Madrid is the capital and the largest city in Spain, located on the river Manzanares in the center of the country. Madrid has been presented with a degree of cultural prevalence. It is relatively young when compared to the other great Spanish cities such as Seville and Valencia and so it lacks the traditions of the ancient Andalusian and Castilian towns.
The general aspect of Madrid is modern, with boulevards and fashionable shopping areas, but the old quarters have picturesque streets. The center of the city is called the Golden Triangle. Three world famous museums are all located in this area: the Prado, Thyssen Bornemisza and Reina Sofia.
Let’s start your visit!
The Prado Museum
Madrid is the internationally celebrated home of Spain’s most prominent art collections. The Museo del Prado houses the world’s largest and most prized collection featuring over 8,600 master works by Velázquez, Goya, El Greco, Ribera, Raphael, Botticelli, Fra Angélico, and Rembrandt, to name a few. Since 1819, the collection has been moved twice – during the Spanish Civil War and WWII – and has sustained immaculate condition. The Prado is also a work of art in its own right, designed by famed 18th century architect Juan de Villanueva.
The Royal Botanical Garden
The Royal Botanical Garden of Madrid is an 8-hectare botanical garden located at Murillo Square, in front of the Prado Museum. In 1942 was declared Artistic Garden.
Museum Arte Reina Sofia
For the grandeur and curious intricacies of contemporary Spanish art, the Museo Nacional Centro de Arte Reina Sofia is a crucial visit. Once you have managed to overcome the awe of Picasso’s Guernica, make sure to explore the fascinating world of Spanish photography, sculpture and film along with an incredible collection of Kandinsky, Miró and Dalí.
A unique collection in Europe. The Thyssen-Bornemisza Museum offers an overview of art from Renaissance, Mannerism, Baroque, Rococó, Romanticism to the modern schools and Pop Art. It features works from movements not represented in state-owned collections such as Impressionism, Fauvism, and the experimental Avant-garde of early XX century.
Madrid’s main Opera Theatre is the Teatro Real (Royal theatre). In front of the theatre is the Royal Palace.
The Royal Palace
The 2800-room palace is no longer inhabited by the royal family, but the walls are lined with elaborate frescos and original artwork by the likes of El Greco and Goya. The Royal Palace is also a major tourist attraction, since even though it is still used for ceremonial purposes, the throne room and garden are open to tourists.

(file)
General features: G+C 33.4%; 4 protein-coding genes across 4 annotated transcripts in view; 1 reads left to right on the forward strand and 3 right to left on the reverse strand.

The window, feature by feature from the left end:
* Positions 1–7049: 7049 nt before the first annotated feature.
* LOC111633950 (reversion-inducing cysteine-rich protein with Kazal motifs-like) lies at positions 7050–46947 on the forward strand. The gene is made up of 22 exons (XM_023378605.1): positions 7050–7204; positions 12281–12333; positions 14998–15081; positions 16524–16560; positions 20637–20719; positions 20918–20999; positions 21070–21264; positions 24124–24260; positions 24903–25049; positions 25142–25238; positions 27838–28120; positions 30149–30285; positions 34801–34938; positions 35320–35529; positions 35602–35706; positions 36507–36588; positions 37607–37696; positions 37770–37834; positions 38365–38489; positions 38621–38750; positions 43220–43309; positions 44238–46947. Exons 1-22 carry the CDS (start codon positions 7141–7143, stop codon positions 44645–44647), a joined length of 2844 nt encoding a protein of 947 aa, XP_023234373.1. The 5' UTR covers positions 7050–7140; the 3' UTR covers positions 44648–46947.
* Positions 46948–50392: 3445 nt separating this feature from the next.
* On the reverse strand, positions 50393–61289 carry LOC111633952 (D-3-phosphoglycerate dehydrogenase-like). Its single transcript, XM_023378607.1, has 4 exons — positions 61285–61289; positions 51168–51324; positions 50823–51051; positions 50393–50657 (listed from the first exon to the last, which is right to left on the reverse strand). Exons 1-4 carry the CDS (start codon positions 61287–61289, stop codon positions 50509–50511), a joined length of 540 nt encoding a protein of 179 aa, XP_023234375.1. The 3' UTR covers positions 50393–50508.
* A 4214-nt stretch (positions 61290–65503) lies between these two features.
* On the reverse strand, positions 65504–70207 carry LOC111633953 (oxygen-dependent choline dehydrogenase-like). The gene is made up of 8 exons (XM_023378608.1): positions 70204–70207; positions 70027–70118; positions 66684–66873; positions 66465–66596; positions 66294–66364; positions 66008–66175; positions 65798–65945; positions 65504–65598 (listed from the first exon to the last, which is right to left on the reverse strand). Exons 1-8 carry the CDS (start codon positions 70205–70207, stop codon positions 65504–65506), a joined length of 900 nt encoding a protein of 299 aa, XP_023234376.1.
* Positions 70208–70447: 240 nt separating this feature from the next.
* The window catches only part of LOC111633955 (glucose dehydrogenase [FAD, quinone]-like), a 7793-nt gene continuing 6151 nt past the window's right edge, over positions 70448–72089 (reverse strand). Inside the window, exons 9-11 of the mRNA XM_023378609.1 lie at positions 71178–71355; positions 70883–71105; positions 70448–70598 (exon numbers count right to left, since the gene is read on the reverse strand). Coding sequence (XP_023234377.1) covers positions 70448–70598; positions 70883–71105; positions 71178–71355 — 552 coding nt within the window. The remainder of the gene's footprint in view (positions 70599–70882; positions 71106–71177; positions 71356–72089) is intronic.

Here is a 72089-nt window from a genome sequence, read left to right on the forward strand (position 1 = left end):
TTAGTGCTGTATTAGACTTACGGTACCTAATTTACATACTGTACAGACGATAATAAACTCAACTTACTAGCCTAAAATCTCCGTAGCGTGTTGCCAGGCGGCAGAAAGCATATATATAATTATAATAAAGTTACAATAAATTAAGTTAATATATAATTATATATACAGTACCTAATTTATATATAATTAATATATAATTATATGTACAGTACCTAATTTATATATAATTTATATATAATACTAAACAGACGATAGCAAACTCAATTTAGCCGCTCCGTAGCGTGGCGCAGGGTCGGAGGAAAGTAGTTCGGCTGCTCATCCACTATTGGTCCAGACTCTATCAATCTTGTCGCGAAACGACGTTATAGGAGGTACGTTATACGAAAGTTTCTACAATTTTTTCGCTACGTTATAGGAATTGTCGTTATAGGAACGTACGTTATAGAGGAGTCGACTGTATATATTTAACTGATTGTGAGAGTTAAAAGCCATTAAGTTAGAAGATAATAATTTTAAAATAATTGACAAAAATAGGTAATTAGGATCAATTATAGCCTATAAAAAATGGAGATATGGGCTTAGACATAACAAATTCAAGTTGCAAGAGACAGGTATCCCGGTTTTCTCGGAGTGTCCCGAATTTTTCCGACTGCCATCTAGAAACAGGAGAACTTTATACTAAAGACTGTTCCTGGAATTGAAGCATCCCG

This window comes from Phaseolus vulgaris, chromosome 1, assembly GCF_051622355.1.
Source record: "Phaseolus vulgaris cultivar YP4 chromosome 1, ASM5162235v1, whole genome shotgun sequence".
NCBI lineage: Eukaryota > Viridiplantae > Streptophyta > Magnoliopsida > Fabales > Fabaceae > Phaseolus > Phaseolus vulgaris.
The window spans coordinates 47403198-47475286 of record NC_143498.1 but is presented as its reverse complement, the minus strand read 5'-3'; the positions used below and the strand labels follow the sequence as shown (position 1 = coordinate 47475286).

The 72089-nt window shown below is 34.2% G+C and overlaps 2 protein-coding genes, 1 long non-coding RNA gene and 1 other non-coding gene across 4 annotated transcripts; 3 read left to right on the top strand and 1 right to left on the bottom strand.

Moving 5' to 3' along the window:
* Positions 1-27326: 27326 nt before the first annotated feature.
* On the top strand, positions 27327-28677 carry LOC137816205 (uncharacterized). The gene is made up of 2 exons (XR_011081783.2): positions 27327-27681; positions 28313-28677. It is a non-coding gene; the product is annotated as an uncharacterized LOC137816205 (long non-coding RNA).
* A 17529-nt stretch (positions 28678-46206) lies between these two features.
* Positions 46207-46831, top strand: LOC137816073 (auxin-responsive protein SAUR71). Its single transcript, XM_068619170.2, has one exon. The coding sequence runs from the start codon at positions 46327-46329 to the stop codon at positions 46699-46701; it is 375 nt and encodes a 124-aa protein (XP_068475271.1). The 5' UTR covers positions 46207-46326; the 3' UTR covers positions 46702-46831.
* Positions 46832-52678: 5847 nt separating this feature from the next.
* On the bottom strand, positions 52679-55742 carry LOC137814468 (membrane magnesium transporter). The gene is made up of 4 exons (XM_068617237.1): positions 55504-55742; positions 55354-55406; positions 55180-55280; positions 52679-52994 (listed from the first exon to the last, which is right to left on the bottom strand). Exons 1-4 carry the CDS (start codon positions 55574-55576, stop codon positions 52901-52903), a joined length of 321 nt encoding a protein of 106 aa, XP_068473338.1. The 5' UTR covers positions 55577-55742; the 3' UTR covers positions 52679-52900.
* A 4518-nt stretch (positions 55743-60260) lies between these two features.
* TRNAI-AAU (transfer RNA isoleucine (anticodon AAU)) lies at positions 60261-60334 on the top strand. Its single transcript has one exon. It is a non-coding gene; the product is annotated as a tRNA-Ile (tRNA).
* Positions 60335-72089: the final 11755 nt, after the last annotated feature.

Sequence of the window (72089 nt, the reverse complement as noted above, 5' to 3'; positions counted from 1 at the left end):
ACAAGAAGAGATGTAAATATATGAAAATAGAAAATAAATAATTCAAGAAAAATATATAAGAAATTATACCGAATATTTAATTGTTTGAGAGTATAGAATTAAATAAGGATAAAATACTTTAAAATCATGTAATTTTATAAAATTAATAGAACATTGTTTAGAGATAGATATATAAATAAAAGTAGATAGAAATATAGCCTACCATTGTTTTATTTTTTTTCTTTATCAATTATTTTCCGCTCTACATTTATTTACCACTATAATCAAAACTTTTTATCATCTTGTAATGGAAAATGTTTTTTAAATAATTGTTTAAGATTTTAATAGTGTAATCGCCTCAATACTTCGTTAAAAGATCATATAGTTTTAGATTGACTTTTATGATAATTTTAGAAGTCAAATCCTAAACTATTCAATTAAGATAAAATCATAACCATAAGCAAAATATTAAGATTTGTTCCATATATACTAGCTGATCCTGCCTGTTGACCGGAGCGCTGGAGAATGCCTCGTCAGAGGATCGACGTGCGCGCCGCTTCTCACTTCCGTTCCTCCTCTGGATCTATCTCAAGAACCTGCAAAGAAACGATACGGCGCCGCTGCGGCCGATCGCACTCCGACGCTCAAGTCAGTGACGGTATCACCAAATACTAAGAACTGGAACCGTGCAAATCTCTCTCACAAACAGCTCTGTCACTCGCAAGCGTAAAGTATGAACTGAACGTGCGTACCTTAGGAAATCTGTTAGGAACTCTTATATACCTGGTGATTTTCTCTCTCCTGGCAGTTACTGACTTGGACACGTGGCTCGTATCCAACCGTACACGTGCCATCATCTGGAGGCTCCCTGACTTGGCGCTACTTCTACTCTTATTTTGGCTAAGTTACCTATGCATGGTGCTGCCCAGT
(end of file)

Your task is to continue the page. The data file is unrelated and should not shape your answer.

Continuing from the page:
The Plaza España Square
Plaza de España (Spain Square) is a large square, and popular tourist destination, located in central Madrid, at the western end of the Gran Vía Street. It features a monument to Miguel de Cervantes Saavedra, and is bordered by two of Madrid’s most prominent skyscrapers, the first skyscrapers, built in the 1950’s: the Madrid Tower and the España Building. The Palacio Real (Royal Palace) is a short walk south from the square.
The Almudena Cathedral
The building is situated adjacent to the Royal Palace, in front of “Plaza de Armas” of the Palace, on the south side. The site on which Almudena Cathedral now stands was originally occupied by Madrid’s first mosque, then by a church dedicated to one of Madrid’s patron saints, Santa María de la Almudena.
Puerta del Sol
Puerta del Sol is literally in the center of the city, and this area serves as the hub of tourist activity. There is a main plaza, touristy shops, and plenty of restaurants and bars. From the main plaza you can walk to Plaza Mayor.
The Plaza Mayor
The pulse of Madrid’s beating heart can be found in the Plaza Mayor, the town square built in 1619 by Juan Gómez de Mora. Surrounded by outdoor cafes and filled with street performers and tourists. Narrow cobblestone streets surround Plaza Mayor, and they are cool to check out. Plaza mayor is probably the most “touristy” place to go in the city and is a good place to start your visit to Madrid..
The fountain of Cibeles
The fountain of Cibeles is to be found on the stretch of Madrid commonly called the Paseo de Recoletos. It depicts the goddess Cibeles, the Greek goddess of fertility, who is seen sitting on a chariot and being pulled by two lions.
The Retiro Park
Retiro is a big park done in the French style, and it is basically the Central Park of Madrid. When the weather is good, the park fills with people, and you can find the young people by the huge statue of a man on a horse.
Fine Arts Museum
Known also as “Royal Academy of Fine Arts of Saint Fernando”, the museum was established by Fernando VI in 1752 and it is located in the spectacular Goyeneche Palace. The museum today houses a rich collection of works of prominent Spanish, Italian and Flemish artists and painters plus many sculptures, etchings, silverware and other valuable objects dating back to the 16th Century.
Gran Vía Avenue
Gran Vía ends to the west in Plaza España Square and to the east at the intersection with Alcalá Street.
Plaza de Toros
If you are a bullfight fan, be sure to visit Plaza de Toros de las Ventas, one of the most famous bullfight rings in the world.
San Miguel Market
Food and only food, nothing else! Go there with an empty stomach and enjoy all the food from appetizers to all type of food to deserts and drinks! 🙂